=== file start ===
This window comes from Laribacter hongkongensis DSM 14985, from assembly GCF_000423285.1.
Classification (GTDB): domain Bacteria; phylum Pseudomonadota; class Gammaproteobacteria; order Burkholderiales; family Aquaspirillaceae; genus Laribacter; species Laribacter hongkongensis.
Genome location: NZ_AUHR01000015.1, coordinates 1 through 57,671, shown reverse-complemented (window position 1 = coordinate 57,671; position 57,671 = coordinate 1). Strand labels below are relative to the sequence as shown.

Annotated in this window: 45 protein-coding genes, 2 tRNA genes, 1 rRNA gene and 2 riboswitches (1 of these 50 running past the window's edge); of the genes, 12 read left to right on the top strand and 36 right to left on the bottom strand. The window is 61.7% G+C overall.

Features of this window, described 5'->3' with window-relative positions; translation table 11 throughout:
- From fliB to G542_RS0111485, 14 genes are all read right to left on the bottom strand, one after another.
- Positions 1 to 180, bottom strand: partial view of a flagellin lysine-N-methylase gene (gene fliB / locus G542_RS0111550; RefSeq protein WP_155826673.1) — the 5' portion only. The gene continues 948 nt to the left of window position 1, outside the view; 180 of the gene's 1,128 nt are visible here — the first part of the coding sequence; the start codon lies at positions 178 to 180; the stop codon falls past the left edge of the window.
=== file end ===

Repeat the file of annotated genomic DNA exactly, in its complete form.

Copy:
This window comes from Laribacter hongkongensis DSM 14985, from assembly GCF_000423285.1.
Classification (GTDB): domain Bacteria; phylum Pseudomonadota; class Gammaproteobacteria; order Burkholderiales; family Aquaspirillaceae; genus Laribacter; species Laribacter hongkongensis.
Genome location: NZ_AUHR01000015.1, coordinates 1 through 57,671, shown reverse-complemented (window position 1 = coordinate 57,671; position 57,671 = coordinate 1). Strand labels below are relative to the sequence as shown.

Annotated in this window: 45 protein-coding genes, 2 tRNA genes, 1 rRNA gene and 2 riboswitches (1 of these 50 running past the window's edge); of the genes, 12 read left to right on the top strand and 36 right to left on the bottom strand. The window is 61.7% G+C overall.

Features of this window, described 5'->3' with window-relative positions; translation table 11 throughout:
- From fliB to G542_RS0111485, 14 genes are all read right to left on the bottom strand, one after another.
- Positions 1 to 180, bottom strand: partial view of a flagellin lysine-N-methylase gene (gene fliB / locus G542_RS0111550; RefSeq protein WP_155826673.1) — the 5' portion only. The gene continues 948 nt to the left of window position 1, outside the view; 180 of the gene's 1,128 nt are visible here — the first part of the coding sequence; the start codon lies at positions 178 to 180; the stop codon falls past the left edge of the window.